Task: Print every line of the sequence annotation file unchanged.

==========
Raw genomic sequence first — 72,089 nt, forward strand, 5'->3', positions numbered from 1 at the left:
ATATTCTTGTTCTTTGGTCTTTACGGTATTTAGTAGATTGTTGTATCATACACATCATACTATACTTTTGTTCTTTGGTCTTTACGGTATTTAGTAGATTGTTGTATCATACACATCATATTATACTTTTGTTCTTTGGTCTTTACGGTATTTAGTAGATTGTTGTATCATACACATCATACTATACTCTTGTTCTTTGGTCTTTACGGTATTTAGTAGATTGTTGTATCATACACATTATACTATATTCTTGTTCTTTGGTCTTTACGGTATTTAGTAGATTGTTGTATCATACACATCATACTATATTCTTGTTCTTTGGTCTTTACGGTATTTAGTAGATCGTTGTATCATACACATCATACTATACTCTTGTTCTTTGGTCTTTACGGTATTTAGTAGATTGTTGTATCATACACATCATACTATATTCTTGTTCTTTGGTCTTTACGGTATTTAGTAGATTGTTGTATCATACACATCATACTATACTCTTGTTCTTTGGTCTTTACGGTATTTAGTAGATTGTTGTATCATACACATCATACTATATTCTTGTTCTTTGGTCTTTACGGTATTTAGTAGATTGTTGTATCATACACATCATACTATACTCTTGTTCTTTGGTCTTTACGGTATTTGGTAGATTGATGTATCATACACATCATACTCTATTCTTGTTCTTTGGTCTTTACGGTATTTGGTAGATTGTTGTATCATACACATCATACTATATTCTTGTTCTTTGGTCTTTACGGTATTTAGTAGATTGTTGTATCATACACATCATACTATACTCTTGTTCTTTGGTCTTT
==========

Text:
Raw genomic sequence first — 72,089 nt, forward strand, 5'->3', positions numbered from 1 at the left:
ATATTCTTGTTCTTTGGTCTTTACGGTATTTAGTAGATTGTTGTATCATACACATCATACTATACTTTTGTTCTTTGGTCTTTACGGTATTTAGTAGATTGTTGTATCATACACATCATATTATACTTTTGTTCTTTGGTCTTTACGGTATTTAGTAGATTGTTGTATCATACACATCATACTATACTCTTGTTCTTTGGTCTTTACGGTATTTAGTAGATTGTTGTATCATACACATTATACTATATTCTTGTTCTTTGGTCTTTACGGTATTTAGTAGATTGTTGTATCATACACATCATACTATATTCTTGTTCTTTGGTCTTTACGGTATTTAGTAGATCGTTGTATCATACACATCATACTATACTCTTGTTCTTTGGTCTTTACGGTATTTAGTAGATTGTTGTATCATACACATCATACTATATTCTTGTTCTTTGGTCTTTACGGTATTTAGTAGATTGTTGTATCATACACATCATACTATACTCTTGTTCTTTGGTCTTTACGGTATTTAGTAGATTGTTGTATCATACACATCATACTATATTCTTGTTCTTTGGTCTTTACGGTATTTAGTAGATTGTTGTATCATACACATCATACTATACTCTTGTTCTTTGGTCTTTACGGTATTTGGTAGATTGATGTATCATACACATCATACTCTATTCTTGTTCTTTGGTCTTTACGGTATTTGGTAGATTGTTGTATCATACACATCATACTATATTCTTGTTCTTTGGTCTTTACGGTATTTAGTAGATTGTTGTATCATACACATCATACTATACTCTTGTTCTTTGGTCTTT